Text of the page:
Usually teams go young, looking at rookies with potential to round out their final couple roster spots. They Nets got potential but they went another direction — they snatched up two athletic players coming off contracts they did not live up to, two guys amnestied by their former teams.
Josh Childress and Andray Blatche are both expected to sign non-guaranteed deals with the Nets in the coming days, as has been previously reported. Non-guaranteed deals are the kind given to guys who are training camp fodder, the contract means the team can cut them without repercussions, just a little buyout.
But expect these two to make the team, reports Howard Beck at the New York Times.
Blatche and Childress will be the 14th and 15th players under contract. Although the Nets will sign another few players for training camp, team officials expect Blatche and Childress to stick.
“He thinks that he can help the team,” said Childress’s agent, Chris Emens. “The team thinks Josh can help them. This team obviously has got one of the strongest starting fives in the East, if not the whole N.B.A. For them to probably achieve their potential and their long-term goals, it’s critical that they have a strong bench, as well.”
Childress will likely come off the bench behind Gerald Wallace and Joe Johnson on the wing. Blatche will get minutes off the bench along the front line.
Both are on one-year minimum deals (both make just over $1 million) which is great for the Nets — even if things go south they are not that expensive and only a one-year commitment. It’s a good gamble on two guys with potential who will feel the pressure to start to live up to it. These are good gambles for the bench.
LeBron James will reportedly star in Space Jam 2.
Space Jam 3? Jeremy Lin already claimed the top role in a very, um, strange video.
Did LeBron James lead the Lakers to NBA titles in 2012 and 2013?
If you haven’t already gotten your fix of laughing at children, here’s a kid who guessed that happened:
The question, as you surely know, is who are the Miami Heat?
The Warriors signed Kevin Durant.
The Celtics claimed they finished second for the superstar free agent.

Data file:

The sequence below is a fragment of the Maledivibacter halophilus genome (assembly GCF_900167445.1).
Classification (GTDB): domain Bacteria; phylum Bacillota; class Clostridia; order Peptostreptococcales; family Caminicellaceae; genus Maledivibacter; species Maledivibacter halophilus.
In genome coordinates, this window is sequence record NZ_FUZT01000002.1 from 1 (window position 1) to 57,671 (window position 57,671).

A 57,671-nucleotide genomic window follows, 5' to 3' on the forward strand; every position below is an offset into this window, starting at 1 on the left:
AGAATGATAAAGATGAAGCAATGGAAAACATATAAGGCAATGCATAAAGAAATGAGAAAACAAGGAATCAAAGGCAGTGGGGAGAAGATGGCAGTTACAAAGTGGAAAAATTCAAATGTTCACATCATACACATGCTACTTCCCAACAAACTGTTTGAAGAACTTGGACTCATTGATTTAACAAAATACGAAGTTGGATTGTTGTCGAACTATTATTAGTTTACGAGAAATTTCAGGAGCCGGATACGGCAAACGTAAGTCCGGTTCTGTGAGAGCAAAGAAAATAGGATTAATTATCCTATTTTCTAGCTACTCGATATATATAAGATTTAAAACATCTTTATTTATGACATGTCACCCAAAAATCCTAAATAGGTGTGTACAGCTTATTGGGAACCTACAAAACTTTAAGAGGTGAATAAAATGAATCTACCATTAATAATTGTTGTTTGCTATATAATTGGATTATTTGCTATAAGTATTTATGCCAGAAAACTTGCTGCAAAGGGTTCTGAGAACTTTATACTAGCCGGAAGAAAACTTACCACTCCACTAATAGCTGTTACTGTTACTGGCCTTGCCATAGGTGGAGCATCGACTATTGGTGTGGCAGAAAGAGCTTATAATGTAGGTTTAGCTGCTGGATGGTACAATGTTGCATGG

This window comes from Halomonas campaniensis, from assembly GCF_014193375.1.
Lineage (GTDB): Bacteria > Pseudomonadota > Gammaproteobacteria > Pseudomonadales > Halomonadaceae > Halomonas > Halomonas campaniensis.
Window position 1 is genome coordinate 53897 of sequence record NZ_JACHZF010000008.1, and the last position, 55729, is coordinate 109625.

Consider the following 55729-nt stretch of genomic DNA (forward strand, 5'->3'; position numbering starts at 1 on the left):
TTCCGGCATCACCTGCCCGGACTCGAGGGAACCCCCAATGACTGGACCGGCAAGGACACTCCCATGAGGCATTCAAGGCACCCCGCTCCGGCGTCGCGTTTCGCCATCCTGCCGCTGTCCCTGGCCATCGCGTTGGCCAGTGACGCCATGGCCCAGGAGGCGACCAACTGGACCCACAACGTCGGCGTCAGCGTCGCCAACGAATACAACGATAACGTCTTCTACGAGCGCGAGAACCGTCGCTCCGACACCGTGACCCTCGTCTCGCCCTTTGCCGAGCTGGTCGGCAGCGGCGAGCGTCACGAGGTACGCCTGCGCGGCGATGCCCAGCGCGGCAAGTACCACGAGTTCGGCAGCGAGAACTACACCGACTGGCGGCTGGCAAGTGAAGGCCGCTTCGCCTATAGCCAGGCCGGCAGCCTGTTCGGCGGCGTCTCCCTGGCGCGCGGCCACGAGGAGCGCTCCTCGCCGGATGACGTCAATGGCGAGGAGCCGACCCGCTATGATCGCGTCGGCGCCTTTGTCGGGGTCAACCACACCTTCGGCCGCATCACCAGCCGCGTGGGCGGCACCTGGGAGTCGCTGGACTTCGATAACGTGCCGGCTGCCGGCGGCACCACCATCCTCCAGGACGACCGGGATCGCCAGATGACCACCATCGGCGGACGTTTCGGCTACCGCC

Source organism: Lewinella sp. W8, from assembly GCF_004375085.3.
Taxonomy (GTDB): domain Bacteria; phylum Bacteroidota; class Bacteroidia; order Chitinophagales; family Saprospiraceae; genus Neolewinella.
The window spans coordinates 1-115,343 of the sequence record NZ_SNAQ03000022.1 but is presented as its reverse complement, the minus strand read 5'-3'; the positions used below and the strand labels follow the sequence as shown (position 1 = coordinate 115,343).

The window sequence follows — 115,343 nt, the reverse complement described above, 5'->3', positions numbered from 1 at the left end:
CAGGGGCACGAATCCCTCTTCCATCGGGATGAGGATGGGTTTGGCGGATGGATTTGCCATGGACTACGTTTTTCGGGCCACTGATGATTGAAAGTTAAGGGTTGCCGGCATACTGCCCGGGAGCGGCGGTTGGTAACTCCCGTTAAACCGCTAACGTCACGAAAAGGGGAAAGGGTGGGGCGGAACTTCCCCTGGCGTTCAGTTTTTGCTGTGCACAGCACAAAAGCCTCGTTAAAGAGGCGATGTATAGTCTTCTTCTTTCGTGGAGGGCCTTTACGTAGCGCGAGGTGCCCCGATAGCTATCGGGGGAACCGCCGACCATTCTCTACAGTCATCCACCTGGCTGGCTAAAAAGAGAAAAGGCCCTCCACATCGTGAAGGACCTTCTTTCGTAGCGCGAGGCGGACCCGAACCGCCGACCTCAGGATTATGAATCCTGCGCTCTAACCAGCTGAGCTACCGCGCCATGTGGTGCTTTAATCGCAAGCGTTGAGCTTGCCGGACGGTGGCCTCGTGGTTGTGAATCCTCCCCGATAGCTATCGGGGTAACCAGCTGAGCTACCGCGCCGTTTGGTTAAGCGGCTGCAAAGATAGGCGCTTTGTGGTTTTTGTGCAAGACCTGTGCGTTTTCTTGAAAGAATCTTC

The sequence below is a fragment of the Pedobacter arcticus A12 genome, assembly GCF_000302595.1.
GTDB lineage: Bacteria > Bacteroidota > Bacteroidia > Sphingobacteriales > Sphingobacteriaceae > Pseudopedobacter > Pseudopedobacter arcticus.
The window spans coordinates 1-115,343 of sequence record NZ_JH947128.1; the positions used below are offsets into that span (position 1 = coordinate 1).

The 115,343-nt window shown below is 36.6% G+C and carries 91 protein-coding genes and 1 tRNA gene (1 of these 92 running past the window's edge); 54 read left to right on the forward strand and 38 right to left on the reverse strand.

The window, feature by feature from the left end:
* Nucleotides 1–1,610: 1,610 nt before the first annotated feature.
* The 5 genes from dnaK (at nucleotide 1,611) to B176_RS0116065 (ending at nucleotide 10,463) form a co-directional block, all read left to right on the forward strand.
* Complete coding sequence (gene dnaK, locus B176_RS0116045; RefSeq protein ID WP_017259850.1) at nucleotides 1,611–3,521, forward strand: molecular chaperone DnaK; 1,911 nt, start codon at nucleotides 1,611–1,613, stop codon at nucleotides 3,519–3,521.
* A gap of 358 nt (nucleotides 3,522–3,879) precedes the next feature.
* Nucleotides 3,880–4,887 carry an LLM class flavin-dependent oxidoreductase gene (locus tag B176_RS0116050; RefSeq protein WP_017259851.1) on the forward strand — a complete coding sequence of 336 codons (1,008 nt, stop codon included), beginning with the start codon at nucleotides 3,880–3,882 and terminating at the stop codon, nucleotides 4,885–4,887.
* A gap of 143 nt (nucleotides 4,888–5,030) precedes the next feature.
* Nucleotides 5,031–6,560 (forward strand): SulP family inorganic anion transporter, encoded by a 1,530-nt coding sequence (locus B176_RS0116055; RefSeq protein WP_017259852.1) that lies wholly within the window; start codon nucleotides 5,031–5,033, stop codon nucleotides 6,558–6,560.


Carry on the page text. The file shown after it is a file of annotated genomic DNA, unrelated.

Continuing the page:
And the bronze medal goes to…
Doc Rivers on The Vertical Podcast with Woj, as transcribed by CSN Bay Area:
And we were in it. We were in the Top 3 at the very end
We asked a simple question, and the first question I asked was, ‘Are we in the Top 3?’ And they said ‘Yes.’ So that made us feel good. My next question was, ‘Are we in the Top 2?’ And we had made the decision if they say ‘No’ then we go, if they say ‘Yes’ we stay. And they said ‘No.’
This is all obviously quite silly. It mostly matters only where Durant plays, not where he came closer to playing. Golden State won. Everyone else lost.
But teams are fighting for perception, trying to send a message to the next superstar free that they’re a legitimate destination.
I just have a hard time believing the Clippers were actually third and ahead of re-signing with the Thunder. The Clippers didn’t have enough cap space to keep Chris Paul, Blake Griffin and DeAndre Jordan and give Durant a max contract.
I believe Durant could’ve told the Clippers they ranked third because he liked their pitch and the statement was largely superficial. But if it actually came down to it, would Durant have taken a reduced salary or joined a team depleted by losing one of its stars? Those were the only two options for picking the Clippers.
I have my doubts, but at least Rivers has a narrative he can sell. And sell it he will.
A Malawian newspaper, writing about Michael Jordan’s statement on race, used the Crying Jordan photo accompany the article.
How did that happen?
A page designer who didn’t understand the meme? A joke never fixed before printing? A staff-wide ignorance of the photo’s cultural relevance?
Justin Block of The Huffington Post:
As it turns out, the newspaper is called The Nation, or The Malawi Nation. When reached for comment on Thursday afternoon, The Nation Senior News Analyst Joy Ndovi stated that using the Michael Jordan Crying meme was intentional, and said Sports Editor Garry Chirwa picked the photo.
Chirwa told us that when he read the story, he felt that the emotions packed within Jordan’s quote, “I could no longer keep silent,” were represented in the Michael Jordan Crying meme.
“I just imagined him crying,” Chirwa wrote via WhatsApp.
Ndovi echoed Chirwa’s sentiments:
The article on Jordan reacting to the violence in U.S. was just the perfect one for the meme to be used. It depicts the emotional state of the former NBA star. Though it might seem unconventional, what other photo could be more suitable than the infamous Crying Jordan meme?
I can think of a few.